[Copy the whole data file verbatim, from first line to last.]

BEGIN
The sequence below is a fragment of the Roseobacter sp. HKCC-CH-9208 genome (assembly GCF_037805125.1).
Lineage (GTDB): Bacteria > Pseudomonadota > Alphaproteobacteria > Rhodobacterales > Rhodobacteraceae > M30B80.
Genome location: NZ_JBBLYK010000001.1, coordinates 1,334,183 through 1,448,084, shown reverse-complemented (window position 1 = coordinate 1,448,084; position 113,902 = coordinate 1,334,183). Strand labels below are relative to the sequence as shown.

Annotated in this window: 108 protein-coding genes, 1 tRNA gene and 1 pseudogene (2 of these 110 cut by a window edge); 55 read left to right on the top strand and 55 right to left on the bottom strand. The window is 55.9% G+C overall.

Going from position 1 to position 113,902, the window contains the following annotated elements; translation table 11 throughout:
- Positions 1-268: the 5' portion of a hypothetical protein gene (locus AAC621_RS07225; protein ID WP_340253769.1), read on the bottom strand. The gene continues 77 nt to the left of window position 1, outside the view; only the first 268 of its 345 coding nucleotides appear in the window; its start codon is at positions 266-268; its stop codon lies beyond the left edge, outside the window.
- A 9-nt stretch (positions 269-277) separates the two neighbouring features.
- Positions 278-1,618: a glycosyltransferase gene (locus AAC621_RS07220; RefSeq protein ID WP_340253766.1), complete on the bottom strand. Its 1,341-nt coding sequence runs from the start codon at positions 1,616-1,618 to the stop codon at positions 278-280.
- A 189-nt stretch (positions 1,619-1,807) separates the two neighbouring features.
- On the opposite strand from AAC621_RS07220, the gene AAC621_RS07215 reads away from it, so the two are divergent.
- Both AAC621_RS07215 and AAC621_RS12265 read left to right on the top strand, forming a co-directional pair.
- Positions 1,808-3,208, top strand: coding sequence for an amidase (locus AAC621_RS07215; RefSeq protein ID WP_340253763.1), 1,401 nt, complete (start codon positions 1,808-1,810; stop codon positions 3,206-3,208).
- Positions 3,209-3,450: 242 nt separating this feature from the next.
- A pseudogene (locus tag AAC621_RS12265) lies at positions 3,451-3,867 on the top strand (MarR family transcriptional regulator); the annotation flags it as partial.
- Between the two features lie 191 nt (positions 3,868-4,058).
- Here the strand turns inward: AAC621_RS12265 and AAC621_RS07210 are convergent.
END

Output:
The sequence below is a fragment of the Roseobacter sp. HKCC-CH-9208 genome (assembly GCF_037805125.1).
Lineage (GTDB): Bacteria > Pseudomonadota > Alphaproteobacteria > Rhodobacterales > Rhodobacteraceae > M30B80.
Genome location: NZ_JBBLYK010000001.1, coordinates 1,334,183 through 1,448,084, shown reverse-complemented (window position 1 = coordinate 1,448,084; position 113,902 = coordinate 1,334,183). Strand labels below are relative to the sequence as shown.

Annotated in this window: 108 protein-coding genes, 1 tRNA gene and 1 pseudogene (2 of these 110 cut by a window edge); 55 read left to right on the top strand and 55 right to left on the bottom strand. The window is 55.9% G+C overall.

Going from position 1 to position 113,902, the window contains the following annotated elements; translation table 11 throughout:
- Positions 1-268: the 5' portion of a hypothetical protein gene (locus AAC621_RS07225; protein ID WP_340253769.1), read on the bottom strand. The gene continues 77 nt to the left of window position 1, outside the view; only the first 268 of its 345 coding nucleotides appear in the window; its start codon is at positions 266-268; its stop codon lies beyond the left edge, outside the window.
- A 9-nt stretch (positions 269-277) separates the two neighbouring features.
- Positions 278-1,618: a glycosyltransferase gene (locus AAC621_RS07220; RefSeq protein ID WP_340253766.1), complete on the bottom strand. Its 1,341-nt coding sequence runs from the start codon at positions 1,616-1,618 to the stop codon at positions 278-280.
- A 189-nt stretch (positions 1,619-1,807) separates the two neighbouring features.
- On the opposite strand from AAC621_RS07220, the gene AAC621_RS07215 reads away from it, so the two are divergent.
- Both AAC621_RS07215 and AAC621_RS12265 read left to right on the top strand, forming a co-directional pair.
- Positions 1,808-3,208, top strand: coding sequence for an amidase (locus AAC621_RS07215; RefSeq protein ID WP_340253763.1), 1,401 nt, complete (start codon positions 1,808-1,810; stop codon positions 3,206-3,208).
- Positions 3,209-3,450: 242 nt separating this feature from the next.
- A pseudogene (locus tag AAC621_RS12265) lies at positions 3,451-3,867 on the top strand (MarR family transcriptional regulator); the annotation flags it as partial.
- Between the two features lie 191 nt (positions 3,868-4,058).
- Here the strand turns inward: AAC621_RS12265 and AAC621_RS07210 are convergent.